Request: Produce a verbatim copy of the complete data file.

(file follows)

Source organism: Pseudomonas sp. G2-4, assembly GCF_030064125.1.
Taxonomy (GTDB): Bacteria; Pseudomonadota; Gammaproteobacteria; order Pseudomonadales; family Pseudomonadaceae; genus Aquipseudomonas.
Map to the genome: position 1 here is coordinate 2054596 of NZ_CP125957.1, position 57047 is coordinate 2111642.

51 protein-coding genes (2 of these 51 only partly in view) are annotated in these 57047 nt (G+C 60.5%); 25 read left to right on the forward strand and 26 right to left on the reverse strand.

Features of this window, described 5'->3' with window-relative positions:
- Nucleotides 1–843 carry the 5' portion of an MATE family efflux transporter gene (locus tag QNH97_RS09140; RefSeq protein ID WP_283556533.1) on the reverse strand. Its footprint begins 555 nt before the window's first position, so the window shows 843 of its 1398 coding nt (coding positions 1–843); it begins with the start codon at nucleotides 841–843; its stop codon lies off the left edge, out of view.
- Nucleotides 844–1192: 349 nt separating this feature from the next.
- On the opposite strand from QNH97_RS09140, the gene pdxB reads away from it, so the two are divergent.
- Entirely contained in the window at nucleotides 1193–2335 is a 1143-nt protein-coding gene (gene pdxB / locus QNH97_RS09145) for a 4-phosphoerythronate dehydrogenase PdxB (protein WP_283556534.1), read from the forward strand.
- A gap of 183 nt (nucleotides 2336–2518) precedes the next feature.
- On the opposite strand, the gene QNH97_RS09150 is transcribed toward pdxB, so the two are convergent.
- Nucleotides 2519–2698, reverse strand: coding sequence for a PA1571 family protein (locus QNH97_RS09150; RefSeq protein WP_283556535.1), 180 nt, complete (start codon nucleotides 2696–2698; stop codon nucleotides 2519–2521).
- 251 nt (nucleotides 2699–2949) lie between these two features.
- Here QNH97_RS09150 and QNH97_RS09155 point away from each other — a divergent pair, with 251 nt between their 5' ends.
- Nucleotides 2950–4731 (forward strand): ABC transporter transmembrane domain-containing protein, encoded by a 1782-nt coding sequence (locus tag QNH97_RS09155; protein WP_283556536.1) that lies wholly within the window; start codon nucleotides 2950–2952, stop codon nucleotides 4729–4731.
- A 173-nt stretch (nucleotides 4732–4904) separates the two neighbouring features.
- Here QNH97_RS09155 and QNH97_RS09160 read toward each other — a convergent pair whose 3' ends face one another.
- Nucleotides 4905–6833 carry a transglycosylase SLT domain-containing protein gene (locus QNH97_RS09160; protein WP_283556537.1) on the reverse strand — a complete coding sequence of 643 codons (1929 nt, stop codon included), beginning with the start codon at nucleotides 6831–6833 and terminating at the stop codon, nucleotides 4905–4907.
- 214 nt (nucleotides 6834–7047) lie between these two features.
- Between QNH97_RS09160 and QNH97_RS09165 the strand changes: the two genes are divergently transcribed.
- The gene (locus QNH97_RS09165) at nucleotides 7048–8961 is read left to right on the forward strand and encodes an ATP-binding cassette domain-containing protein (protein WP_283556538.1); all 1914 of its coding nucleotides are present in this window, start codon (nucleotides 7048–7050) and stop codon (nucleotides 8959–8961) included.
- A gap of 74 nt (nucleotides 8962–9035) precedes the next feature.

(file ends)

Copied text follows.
Source organism: Pseudomonas sp. G2-4, assembly GCF_030064125.1.
Taxonomy (GTDB): Bacteria; Pseudomonadota; Gammaproteobacteria; order Pseudomonadales; family Pseudomonadaceae; genus Aquipseudomonas.
Map to the genome: position 1 here is coordinate 2054596 of NZ_CP125957.1, position 57047 is coordinate 2111642.

51 protein-coding genes (2 of these 51 only partly in view) are annotated in these 57047 nt (G+C 60.5%); 25 read left to right on the forward strand and 26 right to left on the reverse strand.

Features of this window, described 5'->3' with window-relative positions:
- Nucleotides 1–843 carry the 5' portion of an MATE family efflux transporter gene (locus tag QNH97_RS09140; RefSeq protein ID WP_283556533.1) on the reverse strand. Its footprint begins 555 nt before the window's first position, so the window shows 843 of its 1398 coding nt (coding positions 1–843); it begins with the start codon at nucleotides 841–843; its stop codon lies off the left edge, out of view.
- Nucleotides 844–1192: 349 nt separating this feature from the next.
- On the opposite strand from QNH97_RS09140, the gene pdxB reads away from it, so the two are divergent.
- Entirely contained in the window at nucleotides 1193–2335 is a 1143-nt protein-coding gene (gene pdxB / locus QNH97_RS09145) for a 4-phosphoerythronate dehydrogenase PdxB (protein WP_283556534.1), read from the forward strand.
- A gap of 183 nt (nucleotides 2336–2518) precedes the next feature.
- On the opposite strand, the gene QNH97_RS09150 is transcribed toward pdxB, so the two are convergent.
- Nucleotides 2519–2698, reverse strand: coding sequence for a PA1571 family protein (locus QNH97_RS09150; RefSeq protein WP_283556535.1), 180 nt, complete (start codon nucleotides 2696–2698; stop codon nucleotides 2519–2521).
- 251 nt (nucleotides 2699–2949) lie between these two features.
- Here QNH97_RS09150 and QNH97_RS09155 point away from each other — a divergent pair, with 251 nt between their 5' ends.
- Nucleotides 2950–4731 (forward strand): ABC transporter transmembrane domain-containing protein, encoded by a 1782-nt coding sequence (locus tag QNH97_RS09155; protein WP_283556536.1) that lies wholly within the window; start codon nucleotides 2950–2952, stop codon nucleotides 4729–4731.
- A 173-nt stretch (nucleotides 4732–4904) separates the two neighbouring features.
- Here QNH97_RS09155 and QNH97_RS09160 read toward each other — a convergent pair whose 3' ends face one another.
- Nucleotides 4905–6833 carry a transglycosylase SLT domain-containing protein gene (locus QNH97_RS09160; protein WP_283556537.1) on the reverse strand — a complete coding sequence of 643 codons (1929 nt, stop codon included), beginning with the start codon at nucleotides 6831–6833 and terminating at the stop codon, nucleotides 4905–4907.
- 214 nt (nucleotides 6834–7047) lie between these two features.
- Between QNH97_RS09160 and QNH97_RS09165 the strand changes: the two genes are divergently transcribed.
- The gene (locus QNH97_RS09165) at nucleotides 7048–8961 is read left to right on the forward strand and encodes an ATP-binding cassette domain-containing protein (protein WP_283556538.1); all 1914 of its coding nucleotides are present in this window, start codon (nucleotides 7048–7050) and stop codon (nucleotides 8959–8961) included.
- A gap of 74 nt (nucleotides 8962–9035) precedes the next feature.